15 Jan John E. Taylor Jr., MajGen, USAF (Ret) 95 Headed West
He met and married wife Barbara Bronson Taylor in Terre Haute, and he stayed connected to the community through the years. His daughter, son, and grandson said a final farewell Monday afternoon during a committal service in the chapel at Highland Lawn.
He was born January 14, 1924 in Springfield, Massachusetts. Survived by brother Howard Taylor, daughter Elaine J. Greenwood, son Eric R. Taylor, and grandson. Upon completion of flight school, General Taylor began his Air Force career in 1943 in Honington, Suffolk England flying P-51’s in WWII. After the war, he flew P-51s in the Indiana Air National Guard, which was activated for duty during the Korean-war, where he flew the P-51, F-84, and F-86, completing 250 combat missions; the most of any U.S. pilot. At the end of the Korean War, he returned to the Indiana ANG, eventually transferring to the 121st TFW, Ohio ANG to fly F-100s.
The 121st was activated in January 1968 during the Pueblo Crisis. During this period, LT. Col. Taylor was appointed Commander of the Kansas 127th TFS at Kunsan AB, Korea, and also flew F-100 combat missions with units deployed to South Vietnam. Following the deactivation of the 127th in June 1969, Lt Col Taylor transferred to the Air Force Reserve as Commander of the 507th TFG at Tinker AFB, Oklahoma City, OK. A few months later, promoted to Colonel, Taylor became Commander of the 301st Fighter Wing at Carswell AFB, which included the 507th TFG at Tinker AFB, and 508th TFG at Hill AFB, Ogden, Utah, all flying the F-105 Thunderchief.
While at the 301st, he was promoted to Brigadier General. In 1977 he was appointed 10th AF Commander at Bergstrom AB and Promoted to Major General. Taylor Retired to his farm in Bluffdale in 1984. Medals and Awards: Air Force Distinguished Service Award, Silver Star, Legion of Merit 2 oak leaf clusters, Distinguished Flying Cross with 3 oak leaf clusters, Legion of Merit with 2 oak leaf clusters, Airman’s Medal with 2 Silver and 3 Bronze oak leaf clusters, Bronze Star. Purple Heart, Air Medal with 13 oak leaf clusters“We’re honored that all of the Air Force people came and we received such a nice honor guard, and my father received the respect we believe he deserves after serving his country for 41 years,” Elaine Greenwood said after the service.
She said her father was interested in auto racing and “anything that goes fast,” so being close to the Indianapolis Motor Speedway and the Terre Haute Action Track was a bonus for him. His nickname “Jet” was more than a reference to his initials or his profession as a pilot.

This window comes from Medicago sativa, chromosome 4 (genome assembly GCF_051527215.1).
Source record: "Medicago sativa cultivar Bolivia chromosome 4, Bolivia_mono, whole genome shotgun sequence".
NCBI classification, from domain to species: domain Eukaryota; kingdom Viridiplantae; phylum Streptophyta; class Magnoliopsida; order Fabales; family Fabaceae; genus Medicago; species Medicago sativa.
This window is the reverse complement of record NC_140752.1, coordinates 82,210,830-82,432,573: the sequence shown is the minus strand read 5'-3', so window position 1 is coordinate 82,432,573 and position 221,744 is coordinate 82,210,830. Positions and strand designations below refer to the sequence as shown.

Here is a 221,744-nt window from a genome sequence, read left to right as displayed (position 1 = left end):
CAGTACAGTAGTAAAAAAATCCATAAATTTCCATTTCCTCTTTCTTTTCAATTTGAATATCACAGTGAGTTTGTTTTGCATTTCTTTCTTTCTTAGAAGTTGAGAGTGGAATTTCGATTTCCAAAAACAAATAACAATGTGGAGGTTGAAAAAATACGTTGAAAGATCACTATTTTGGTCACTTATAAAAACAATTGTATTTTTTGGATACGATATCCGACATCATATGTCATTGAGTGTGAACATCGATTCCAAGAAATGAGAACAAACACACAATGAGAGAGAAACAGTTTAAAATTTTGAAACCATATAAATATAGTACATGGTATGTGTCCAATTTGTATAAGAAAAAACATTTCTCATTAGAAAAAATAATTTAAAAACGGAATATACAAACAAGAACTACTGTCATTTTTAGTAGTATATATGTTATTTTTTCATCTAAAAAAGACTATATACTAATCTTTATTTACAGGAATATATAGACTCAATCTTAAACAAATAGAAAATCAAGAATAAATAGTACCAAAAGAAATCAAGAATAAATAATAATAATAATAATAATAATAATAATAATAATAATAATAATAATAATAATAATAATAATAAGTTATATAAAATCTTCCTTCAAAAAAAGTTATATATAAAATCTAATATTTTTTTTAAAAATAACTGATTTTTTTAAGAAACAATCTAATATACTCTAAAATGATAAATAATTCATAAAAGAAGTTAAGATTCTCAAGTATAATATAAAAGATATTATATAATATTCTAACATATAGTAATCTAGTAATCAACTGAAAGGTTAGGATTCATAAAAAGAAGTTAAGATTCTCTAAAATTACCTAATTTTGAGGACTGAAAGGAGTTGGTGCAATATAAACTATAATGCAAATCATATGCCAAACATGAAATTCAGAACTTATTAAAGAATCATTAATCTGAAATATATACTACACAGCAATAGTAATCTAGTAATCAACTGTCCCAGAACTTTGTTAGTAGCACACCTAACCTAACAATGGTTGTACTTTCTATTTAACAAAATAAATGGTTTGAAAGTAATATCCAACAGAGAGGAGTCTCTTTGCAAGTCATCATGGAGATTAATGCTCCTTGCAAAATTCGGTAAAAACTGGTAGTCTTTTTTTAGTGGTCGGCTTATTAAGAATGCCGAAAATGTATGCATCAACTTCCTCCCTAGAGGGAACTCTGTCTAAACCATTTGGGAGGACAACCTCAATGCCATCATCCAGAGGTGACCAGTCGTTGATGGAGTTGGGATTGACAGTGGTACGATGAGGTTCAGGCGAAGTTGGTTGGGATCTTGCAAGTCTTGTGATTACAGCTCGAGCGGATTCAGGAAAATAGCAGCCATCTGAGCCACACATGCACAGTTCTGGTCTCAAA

Taylor’s legacy in Indiana is well known, said Brig. Gen. Kip Clark, commander of the Indiana Air National Guard former commander of the 181st Intelligence Wing at Hulman Field.
“I believe General Taylor epitomizes the Air Force core values,” Clark said, noting Taylor was an especially talented aviator.
Taylor attended flight school and began his Air Force career in 1943 in Honington, Suffolk, England, flying P-51 Mustangs in World War II, according to his biography. The missions ranged from escorting bombers and dive-bombing and strafing targets to area patrol missions across a swath of Europe.
After the war, he also few P-51s in the Indiana Air National Guard. When activated for duty during the Korean War, he flew the P-51, F-84 (Thunderjet) and F-86 (Sabre), completing 250 combat missions.
At the end of the Korean War, he returned to Indiana, eventually transferring to an Air National Guard unit in Ohio to fly F-100 Super Sabres. As a lieutenant colonel, Taylor was appointed commander at Kunsan Air Base in Korea. He also few F-100 combat missions in South Vietnam.
He later transferred to the Air Force Reserve as commander at Tinker Air Force Base in Oklahoma, and later was promoted to colonel, serving at Carswell, Tinker and Hill Air Force Bases. He achieved the rank of brigadier general and was later appointed major general.
His medals and awards include Air Force Distinguished Service Award, Silver Star, Legion of Merit with two oak leaf clusters, Distinguished Flying Cross with three oak clusters, Airman’s Medal with two silver and three bronze oak leave clusters, Bronze Star, Purple Heart, and Air Medal with 13 oak leaf clusters.
Taylor retired to his farm in Bluffdale, Texas in 1984. His daughter said he occasionally visited Terre Haute and the grave of his late wife.
Presiding over the committal service was pastor Larry Spear, who recalled his own service as a pilot and an air traffic controller in Vietnam.
“The F-100 pilots were some of the best pilots,” Spear said of Taylor, noting that his dates of service in Vietnam coincided with Taylor, so they may have communicated at some point.